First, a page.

OIL & GAS: $1 TRN CANCELLED
The oil and gas industry may cancel about $1 trillion of planned projects globally in the next two years due to the fall of the oil price.
This is according to a senior Saudi Aramco executive, who spoke at a conference in Bahrain on Monday.
"Challenges during down cycles are more complicated today than before...At this moment the global industry is poised to potentially cancel about $1 trillion in capital funding," Amin Nasser, senior vice president for upstream operations said.
Speaking to reporters later, Nasser clarified that the $1 trillion figure included projects that might be delayed, not just those that could be cancelled.
"What we've heard from the industry is that there is $1 trillion of planned projects that will be dropped or deferred over the next couple of years because of what's happening," he said.
Brent oil, the Middle East price benchmark, collapsed from $115 a barrel in June 2014 to around $60 in the past months amid a global supply glut and weaker global demand.
As a result, producers have been looking at ways to reduce cost with some renogiating contracts and even cutting their budgets.
Aramco itself put on hold its deepwater oil and gas exploration and drilling activities in the Red Sea and suspended plans to build a $2bn clean fuels plant at its largest oil refinery in Ras Tanura.
The company's chief executive Khalid al-Falih said in January that the company would renegotiate some contracts and postpone some projects because of the price of oil.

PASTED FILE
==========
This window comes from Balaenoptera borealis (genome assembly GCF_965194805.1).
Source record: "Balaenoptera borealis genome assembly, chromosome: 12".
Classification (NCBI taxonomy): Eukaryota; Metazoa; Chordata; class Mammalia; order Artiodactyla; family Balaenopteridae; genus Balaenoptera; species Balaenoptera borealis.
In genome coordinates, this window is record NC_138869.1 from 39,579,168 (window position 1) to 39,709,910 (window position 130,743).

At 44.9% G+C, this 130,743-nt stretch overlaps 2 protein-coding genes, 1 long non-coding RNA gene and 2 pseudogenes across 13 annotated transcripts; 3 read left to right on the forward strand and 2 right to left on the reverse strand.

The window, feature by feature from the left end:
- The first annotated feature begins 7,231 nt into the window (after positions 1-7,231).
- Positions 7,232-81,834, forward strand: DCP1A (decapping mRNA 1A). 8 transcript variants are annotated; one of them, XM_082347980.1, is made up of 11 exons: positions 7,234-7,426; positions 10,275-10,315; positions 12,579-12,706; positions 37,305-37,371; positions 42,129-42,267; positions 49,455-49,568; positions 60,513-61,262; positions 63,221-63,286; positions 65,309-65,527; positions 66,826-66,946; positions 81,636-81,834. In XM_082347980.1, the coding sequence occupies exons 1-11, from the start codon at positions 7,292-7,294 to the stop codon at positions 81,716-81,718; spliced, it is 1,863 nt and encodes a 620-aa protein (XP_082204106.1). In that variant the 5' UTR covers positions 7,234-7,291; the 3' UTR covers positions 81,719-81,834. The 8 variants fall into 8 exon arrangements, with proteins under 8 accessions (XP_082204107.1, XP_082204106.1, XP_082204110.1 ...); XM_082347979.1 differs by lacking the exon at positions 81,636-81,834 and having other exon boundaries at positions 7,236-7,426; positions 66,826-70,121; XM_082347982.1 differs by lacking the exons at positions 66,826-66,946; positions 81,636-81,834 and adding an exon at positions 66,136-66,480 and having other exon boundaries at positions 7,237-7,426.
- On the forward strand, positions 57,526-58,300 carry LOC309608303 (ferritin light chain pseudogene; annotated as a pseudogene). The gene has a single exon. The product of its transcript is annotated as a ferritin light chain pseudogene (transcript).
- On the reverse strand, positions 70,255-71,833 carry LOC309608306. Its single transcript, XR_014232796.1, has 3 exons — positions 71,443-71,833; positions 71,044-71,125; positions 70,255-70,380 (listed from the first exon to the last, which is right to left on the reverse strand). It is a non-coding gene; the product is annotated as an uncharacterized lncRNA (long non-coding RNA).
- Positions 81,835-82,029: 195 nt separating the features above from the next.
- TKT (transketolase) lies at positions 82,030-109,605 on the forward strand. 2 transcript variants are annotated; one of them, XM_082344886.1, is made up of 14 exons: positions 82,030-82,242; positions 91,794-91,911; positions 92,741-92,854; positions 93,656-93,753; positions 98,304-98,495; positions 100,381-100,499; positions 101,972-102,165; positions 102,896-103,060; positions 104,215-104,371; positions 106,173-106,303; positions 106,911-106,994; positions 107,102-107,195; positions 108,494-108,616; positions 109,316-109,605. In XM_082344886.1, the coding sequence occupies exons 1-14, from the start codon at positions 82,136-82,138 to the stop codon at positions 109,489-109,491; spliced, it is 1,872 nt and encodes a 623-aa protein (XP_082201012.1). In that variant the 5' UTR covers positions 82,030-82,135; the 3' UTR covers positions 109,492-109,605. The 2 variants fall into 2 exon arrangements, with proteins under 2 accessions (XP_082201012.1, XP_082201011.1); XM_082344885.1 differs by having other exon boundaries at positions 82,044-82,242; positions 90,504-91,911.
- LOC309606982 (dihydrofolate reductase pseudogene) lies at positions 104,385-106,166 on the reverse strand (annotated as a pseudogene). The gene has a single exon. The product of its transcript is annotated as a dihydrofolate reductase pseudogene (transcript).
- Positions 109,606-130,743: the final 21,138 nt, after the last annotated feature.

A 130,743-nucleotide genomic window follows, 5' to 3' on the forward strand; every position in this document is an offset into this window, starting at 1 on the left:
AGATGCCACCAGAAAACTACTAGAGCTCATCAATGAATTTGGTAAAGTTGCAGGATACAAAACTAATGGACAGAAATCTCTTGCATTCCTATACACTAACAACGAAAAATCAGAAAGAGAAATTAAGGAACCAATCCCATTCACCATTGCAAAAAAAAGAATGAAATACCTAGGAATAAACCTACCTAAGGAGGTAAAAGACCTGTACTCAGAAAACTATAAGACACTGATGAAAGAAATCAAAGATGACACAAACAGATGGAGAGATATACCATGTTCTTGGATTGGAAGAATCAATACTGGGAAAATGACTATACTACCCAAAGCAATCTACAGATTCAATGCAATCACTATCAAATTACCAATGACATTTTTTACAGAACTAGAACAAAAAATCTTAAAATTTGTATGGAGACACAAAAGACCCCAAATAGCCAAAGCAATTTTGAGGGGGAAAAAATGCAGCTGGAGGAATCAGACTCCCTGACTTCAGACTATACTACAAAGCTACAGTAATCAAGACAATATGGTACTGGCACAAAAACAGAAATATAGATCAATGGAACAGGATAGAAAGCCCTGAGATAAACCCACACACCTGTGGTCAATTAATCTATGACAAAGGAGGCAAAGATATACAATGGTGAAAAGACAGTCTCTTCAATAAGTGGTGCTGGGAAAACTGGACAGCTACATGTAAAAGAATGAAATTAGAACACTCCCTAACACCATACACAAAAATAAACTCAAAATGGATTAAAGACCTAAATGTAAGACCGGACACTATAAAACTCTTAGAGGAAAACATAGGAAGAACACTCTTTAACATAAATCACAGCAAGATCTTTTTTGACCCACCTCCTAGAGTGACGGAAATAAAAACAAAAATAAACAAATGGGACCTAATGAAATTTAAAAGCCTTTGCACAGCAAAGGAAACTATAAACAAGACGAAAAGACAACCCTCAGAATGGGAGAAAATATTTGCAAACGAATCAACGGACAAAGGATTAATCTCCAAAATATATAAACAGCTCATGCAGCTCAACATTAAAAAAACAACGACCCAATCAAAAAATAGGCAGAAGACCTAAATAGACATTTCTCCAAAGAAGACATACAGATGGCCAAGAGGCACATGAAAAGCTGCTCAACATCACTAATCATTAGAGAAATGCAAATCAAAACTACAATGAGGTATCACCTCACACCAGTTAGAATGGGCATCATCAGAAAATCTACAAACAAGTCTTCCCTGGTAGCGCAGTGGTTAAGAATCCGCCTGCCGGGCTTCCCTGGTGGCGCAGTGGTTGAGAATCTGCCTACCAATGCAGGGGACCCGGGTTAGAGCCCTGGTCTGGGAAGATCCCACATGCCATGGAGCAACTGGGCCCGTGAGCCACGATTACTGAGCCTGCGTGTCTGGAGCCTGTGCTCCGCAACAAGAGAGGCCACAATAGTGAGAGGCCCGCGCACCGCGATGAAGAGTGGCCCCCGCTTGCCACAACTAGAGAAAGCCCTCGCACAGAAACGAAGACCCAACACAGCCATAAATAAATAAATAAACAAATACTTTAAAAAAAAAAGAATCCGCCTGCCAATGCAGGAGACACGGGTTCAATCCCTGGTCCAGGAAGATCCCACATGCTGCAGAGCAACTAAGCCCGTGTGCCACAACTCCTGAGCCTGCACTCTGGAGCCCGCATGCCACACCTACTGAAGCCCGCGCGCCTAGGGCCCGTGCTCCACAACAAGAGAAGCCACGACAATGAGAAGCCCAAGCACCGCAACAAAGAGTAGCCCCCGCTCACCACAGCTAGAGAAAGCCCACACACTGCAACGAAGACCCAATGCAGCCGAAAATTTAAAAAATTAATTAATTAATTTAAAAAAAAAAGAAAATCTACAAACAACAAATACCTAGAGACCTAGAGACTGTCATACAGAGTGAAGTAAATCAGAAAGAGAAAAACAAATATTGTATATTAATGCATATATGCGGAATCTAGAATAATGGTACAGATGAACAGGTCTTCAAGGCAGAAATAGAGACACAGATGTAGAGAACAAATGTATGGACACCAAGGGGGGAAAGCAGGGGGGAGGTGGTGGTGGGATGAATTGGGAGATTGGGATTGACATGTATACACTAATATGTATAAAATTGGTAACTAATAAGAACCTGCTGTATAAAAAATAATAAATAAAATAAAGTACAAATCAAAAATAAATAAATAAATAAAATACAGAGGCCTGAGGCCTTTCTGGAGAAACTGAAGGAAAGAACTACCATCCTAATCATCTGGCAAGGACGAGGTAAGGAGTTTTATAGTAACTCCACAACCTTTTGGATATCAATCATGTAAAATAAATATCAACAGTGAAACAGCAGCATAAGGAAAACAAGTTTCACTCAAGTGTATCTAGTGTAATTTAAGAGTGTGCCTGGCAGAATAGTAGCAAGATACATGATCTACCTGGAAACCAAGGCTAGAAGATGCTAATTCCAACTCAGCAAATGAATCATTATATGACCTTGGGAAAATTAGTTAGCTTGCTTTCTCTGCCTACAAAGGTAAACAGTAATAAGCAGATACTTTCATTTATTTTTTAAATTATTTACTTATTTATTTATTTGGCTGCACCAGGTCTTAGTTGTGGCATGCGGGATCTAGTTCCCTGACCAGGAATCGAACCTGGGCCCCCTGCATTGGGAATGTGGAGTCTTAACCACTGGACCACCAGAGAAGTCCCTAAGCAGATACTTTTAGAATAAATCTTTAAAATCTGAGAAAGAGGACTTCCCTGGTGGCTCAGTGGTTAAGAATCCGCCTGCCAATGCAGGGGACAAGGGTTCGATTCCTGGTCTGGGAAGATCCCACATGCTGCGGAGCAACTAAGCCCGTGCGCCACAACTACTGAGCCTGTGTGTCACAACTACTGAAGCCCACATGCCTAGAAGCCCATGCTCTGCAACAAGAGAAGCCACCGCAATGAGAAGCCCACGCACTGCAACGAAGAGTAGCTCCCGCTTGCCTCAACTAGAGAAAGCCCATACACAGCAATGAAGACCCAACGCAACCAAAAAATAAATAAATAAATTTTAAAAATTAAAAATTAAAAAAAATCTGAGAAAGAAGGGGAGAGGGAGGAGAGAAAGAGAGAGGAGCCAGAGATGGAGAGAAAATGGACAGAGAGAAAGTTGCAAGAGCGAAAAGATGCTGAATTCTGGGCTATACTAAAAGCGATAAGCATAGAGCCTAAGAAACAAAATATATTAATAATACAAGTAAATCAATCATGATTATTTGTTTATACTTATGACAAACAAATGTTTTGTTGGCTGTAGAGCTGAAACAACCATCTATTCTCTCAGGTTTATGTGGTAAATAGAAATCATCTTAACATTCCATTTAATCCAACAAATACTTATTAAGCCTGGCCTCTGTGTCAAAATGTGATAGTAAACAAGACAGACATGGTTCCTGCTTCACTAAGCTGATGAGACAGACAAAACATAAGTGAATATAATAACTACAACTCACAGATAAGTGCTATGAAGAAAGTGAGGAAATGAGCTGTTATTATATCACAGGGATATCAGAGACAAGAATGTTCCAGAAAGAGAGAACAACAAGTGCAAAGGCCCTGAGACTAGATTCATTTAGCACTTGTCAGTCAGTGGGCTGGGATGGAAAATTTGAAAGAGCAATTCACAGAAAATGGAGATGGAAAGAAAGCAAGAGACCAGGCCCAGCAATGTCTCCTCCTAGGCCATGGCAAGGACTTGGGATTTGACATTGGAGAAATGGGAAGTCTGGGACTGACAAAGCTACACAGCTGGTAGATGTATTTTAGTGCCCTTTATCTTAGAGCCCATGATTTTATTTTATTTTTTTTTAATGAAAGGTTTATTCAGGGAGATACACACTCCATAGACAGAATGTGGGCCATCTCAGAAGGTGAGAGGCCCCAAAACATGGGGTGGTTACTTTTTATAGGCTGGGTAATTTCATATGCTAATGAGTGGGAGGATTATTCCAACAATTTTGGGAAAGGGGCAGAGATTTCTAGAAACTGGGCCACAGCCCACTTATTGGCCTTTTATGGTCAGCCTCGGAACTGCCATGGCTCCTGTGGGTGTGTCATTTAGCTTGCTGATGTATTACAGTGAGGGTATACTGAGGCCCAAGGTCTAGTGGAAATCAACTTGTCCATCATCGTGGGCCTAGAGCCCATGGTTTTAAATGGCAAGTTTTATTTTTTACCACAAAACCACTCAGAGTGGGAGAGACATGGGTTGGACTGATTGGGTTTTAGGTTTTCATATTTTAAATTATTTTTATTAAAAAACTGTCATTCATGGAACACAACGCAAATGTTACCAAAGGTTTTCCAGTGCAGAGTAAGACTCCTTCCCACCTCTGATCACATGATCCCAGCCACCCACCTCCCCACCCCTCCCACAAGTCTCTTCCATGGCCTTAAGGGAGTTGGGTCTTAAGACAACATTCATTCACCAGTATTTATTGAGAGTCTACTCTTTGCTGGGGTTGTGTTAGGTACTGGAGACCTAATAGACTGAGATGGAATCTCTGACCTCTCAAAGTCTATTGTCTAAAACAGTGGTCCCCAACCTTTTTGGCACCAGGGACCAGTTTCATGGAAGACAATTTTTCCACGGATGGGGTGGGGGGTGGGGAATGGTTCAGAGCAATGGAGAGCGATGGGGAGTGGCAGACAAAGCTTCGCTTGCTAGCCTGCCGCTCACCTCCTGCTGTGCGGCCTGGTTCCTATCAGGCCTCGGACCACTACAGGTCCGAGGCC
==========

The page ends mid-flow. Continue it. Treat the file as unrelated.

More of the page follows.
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REUTERS - Brent crude futures LCOc1 were down 72 cents at $61.49 per barrel at 1020 GMT, having fallen by 1.5 percent on Tuesday, its largest one-day drop in a month. U.S. West Texas Intermediate (WTI) crude CLc1 was at $55.12 per barrel, down 58 cents.
BLOOMBERG - Prices dropped during the session as the International Energy Agency said the recent recovery in oil prices, coupled with milder-than-normal winter weather, is slowing demand growth. The worsening outlook for consumption dampened some of the enthusiasm that OPEC and its allies will extend supply curbs.
Global energy needs rise more slowly than in the past but still expand by 30% between today and 2040. This is the equivalent of adding another China and India to today’s global demand.
Product exports have grown significantly over the past several years and are expected to continue to grow as Russian refineries add capacity to produce more high-quality products.